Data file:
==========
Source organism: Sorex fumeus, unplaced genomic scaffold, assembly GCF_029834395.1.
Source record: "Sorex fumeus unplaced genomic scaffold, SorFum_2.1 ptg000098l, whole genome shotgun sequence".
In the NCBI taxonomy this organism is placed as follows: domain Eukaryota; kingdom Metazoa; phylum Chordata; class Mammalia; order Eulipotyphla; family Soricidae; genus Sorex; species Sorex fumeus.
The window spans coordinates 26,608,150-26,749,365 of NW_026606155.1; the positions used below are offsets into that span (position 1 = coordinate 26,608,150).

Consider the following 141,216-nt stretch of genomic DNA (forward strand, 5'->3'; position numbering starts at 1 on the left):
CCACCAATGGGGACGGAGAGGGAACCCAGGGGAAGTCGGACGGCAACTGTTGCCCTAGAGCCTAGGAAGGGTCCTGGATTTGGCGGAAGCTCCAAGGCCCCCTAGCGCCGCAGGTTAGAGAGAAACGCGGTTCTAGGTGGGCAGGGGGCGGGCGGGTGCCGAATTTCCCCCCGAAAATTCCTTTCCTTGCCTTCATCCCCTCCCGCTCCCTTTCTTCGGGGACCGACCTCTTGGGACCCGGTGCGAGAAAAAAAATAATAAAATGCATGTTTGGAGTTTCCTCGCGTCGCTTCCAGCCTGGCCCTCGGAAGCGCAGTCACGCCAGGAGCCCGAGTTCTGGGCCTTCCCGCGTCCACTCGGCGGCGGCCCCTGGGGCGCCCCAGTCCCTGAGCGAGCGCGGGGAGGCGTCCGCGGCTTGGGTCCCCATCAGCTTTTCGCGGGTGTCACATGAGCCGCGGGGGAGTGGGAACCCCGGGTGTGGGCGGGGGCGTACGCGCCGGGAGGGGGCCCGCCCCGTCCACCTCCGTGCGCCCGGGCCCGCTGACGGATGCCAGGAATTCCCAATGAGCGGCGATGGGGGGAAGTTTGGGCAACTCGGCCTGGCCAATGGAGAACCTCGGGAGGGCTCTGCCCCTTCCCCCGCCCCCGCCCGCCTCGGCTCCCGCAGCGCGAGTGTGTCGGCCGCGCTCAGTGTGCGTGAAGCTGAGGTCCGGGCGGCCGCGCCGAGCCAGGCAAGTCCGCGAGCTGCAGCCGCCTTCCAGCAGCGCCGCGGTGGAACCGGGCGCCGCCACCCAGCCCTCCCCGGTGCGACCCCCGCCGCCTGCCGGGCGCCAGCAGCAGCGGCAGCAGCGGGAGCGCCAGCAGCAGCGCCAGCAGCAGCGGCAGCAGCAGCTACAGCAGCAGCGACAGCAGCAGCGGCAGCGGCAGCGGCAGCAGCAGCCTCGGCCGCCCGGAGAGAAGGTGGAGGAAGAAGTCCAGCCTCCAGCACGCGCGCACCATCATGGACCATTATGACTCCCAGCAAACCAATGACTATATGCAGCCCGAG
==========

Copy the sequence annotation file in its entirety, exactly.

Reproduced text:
Source organism: Sorex fumeus, unplaced genomic scaffold, assembly GCF_029834395.1.
Source record: "Sorex fumeus unplaced genomic scaffold, SorFum_2.1 ptg000098l, whole genome shotgun sequence".
In the NCBI taxonomy this organism is placed as follows: domain Eukaryota; kingdom Metazoa; phylum Chordata; class Mammalia; order Eulipotyphla; family Soricidae; genus Sorex; species Sorex fumeus.
The window spans coordinates 26,608,150-26,749,365 of NW_026606155.1; the positions used below are offsets into that span (position 1 = coordinate 26,608,150).

Consider the following 141,216-nt stretch of genomic DNA (forward strand, 5'->3'; position numbering starts at 1 on the left):
CCACCAATGGGGACGGAGAGGGAACCCAGGGGAAGTCGGACGGCAACTGTTGCCCTAGAGCCTAGGAAGGGTCCTGGATTTGGCGGAAGCTCCAAGGCCCCCTAGCGCCGCAGGTTAGAGAGAAACGCGGTTCTAGGTGGGCAGGGGGCGGGCGGGTGCCGAATTTCCCCCCGAAAATTCCTTTCCTTGCCTTCATCCCCTCCCGCTCCCTTTCTTCGGGGACCGACCTCTTGGGACCCGGTGCGAGAAAAAAAATAATAAAATGCATGTTTGGAGTTTCCTCGCGTCGCTTCCAGCCTGGCCCTCGGAAGCGCAGTCACGCCAGGAGCCCGAGTTCTGGGCCTTCCCGCGTCCACTCGGCGGCGGCCCCTGGGGCGCCCCAGTCCCTGAGCGAGCGCGGGGAGGCGTCCGCGGCTTGGGTCCCCATCAGCTTTTCGCGGGTGTCACATGAGCCGCGGGGGAGTGGGAACCCCGGGTGTGGGCGGGGGCGTACGCGCCGGGAGGGGGCCCGCCCCGTCCACCTCCGTGCGCCCGGGCCCGCTGACGGATGCCAGGAATTCCCAATGAGCGGCGATGGGGGGAAGTTTGGGCAACTCGGCCTGGCCAATGGAGAACCTCGGGAGGGCTCTGCCCCTTCCCCCGCCCCCGCCCGCCTCGGCTCCCGCAGCGCGAGTGTGTCGGCCGCGCTCAGTGTGCGTGAAGCTGAGGTCCGGGCGGCCGCGCCGAGCCAGGCAAGTCCGCGAGCTGCAGCCGCCTTCCAGCAGCGCCGCGGTGGAACCGGGCGCCGCCACCCAGCCCTCCCCGGTGCGACCCCCGCCGCCTGCCGGGCGCCAGCAGCAGCGGCAGCAGCGGGAGCGCCAGCAGCAGCGCCAGCAGCAGCGGCAGCAGCAGCTACAGCAGCAGCGACAGCAGCAGCGGCAGCGGCAGCGGCAGCAGCAGCCTCGGCCGCCCGGAGAGAAGGTGGAGGAAGAAGTCCAGCCTCCAGCACGCGCGCACCATCATGGACCATTATGACTCCCAGCAAACCAATGACTATATGCAGCCCGAG